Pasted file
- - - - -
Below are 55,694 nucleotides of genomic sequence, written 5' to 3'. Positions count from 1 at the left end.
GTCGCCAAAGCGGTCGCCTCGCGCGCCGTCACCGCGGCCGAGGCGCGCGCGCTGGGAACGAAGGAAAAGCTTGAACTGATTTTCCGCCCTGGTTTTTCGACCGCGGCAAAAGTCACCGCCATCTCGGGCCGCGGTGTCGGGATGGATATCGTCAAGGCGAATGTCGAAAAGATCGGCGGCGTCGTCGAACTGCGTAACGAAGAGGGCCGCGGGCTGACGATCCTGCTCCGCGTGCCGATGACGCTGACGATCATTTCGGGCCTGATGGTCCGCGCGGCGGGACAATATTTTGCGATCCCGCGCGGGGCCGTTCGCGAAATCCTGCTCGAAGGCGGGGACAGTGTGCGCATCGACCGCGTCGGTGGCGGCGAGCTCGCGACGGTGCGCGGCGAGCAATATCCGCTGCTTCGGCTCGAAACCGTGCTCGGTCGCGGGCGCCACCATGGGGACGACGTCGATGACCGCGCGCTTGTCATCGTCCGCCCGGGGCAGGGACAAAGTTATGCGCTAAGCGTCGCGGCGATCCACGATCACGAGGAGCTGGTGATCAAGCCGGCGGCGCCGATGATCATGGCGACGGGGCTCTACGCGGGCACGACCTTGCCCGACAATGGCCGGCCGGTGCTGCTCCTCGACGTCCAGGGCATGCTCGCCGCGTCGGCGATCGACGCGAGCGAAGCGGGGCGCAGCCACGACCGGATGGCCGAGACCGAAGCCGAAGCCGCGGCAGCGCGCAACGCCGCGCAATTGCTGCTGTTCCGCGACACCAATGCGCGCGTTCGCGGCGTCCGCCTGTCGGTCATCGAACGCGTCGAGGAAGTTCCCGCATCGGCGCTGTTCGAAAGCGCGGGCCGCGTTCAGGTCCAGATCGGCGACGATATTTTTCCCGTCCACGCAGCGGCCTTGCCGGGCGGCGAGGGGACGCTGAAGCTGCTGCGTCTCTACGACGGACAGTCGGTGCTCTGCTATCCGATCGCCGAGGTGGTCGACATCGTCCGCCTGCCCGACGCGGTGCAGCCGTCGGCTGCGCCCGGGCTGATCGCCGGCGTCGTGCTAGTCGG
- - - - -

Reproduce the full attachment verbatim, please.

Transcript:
Below are 55,694 nucleotides of genomic sequence, written 5' to 3'. Positions count from 1 at the left end.
GTCGCCAAAGCGGTCGCCTCGCGCGCCGTCACCGCGGCCGAGGCGCGCGCGCTGGGAACGAAGGAAAAGCTTGAACTGATTTTCCGCCCTGGTTTTTCGACCGCGGCAAAAGTCACCGCCATCTCGGGCCGCGGTGTCGGGATGGATATCGTCAAGGCGAATGTCGAAAAGATCGGCGGCGTCGTCGAACTGCGTAACGAAGAGGGCCGCGGGCTGACGATCCTGCTCCGCGTGCCGATGACGCTGACGATCATTTCGGGCCTGATGGTCCGCGCGGCGGGACAATATTTTGCGATCCCGCGCGGGGCCGTTCGCGAAATCCTGCTCGAAGGCGGGGACAGTGTGCGCATCGACCGCGTCGGTGGCGGCGAGCTCGCGACGGTGCGCGGCGAGCAATATCCGCTGCTTCGGCTCGAAACCGTGCTCGGTCGCGGGCGCCACCATGGGGACGACGTCGATGACCGCGCGCTTGTCATCGTCCGCCCGGGGCAGGGACAAAGTTATGCGCTAAGCGTCGCGGCGATCCACGATCACGAGGAGCTGGTGATCAAGCCGGCGGCGCCGATGATCATGGCGACGGGGCTCTACGCGGGCACGACCTTGCCCGACAATGGCCGGCCGGTGCTGCTCCTCGACGTCCAGGGCATGCTCGCCGCGTCGGCGATCGACGCGAGCGAAGCGGGGCGCAGCCACGACCGGATGGCCGAGACCGAAGCCGAAGCCGCGGCAGCGCGCAACGCCGCGCAATTGCTGCTGTTCCGCGACACCAATGCGCGCGTTCGCGGCGTCCGCCTGTCGGTCATCGAACGCGTCGAGGAAGTTCCCGCATCGGCGCTGTTCGAAAGCGCGGGCCGCGTTCAGGTCCAGATCGGCGACGATATTTTTCCCGTCCACGCAGCGGCCTTGCCGGGCGGCGAGGGGACGCTGAAGCTGCTGCGTCTCTACGACGGACAGTCGGTGCTCTGCTATCCGATCGCCGAGGTGGTCGACATCGTCCGCCTGCCCGACGCGGTGCAGCCGTCGGCTGCGCCCGGGCTGATCGCCGGCGTCGTGCTAGTCGG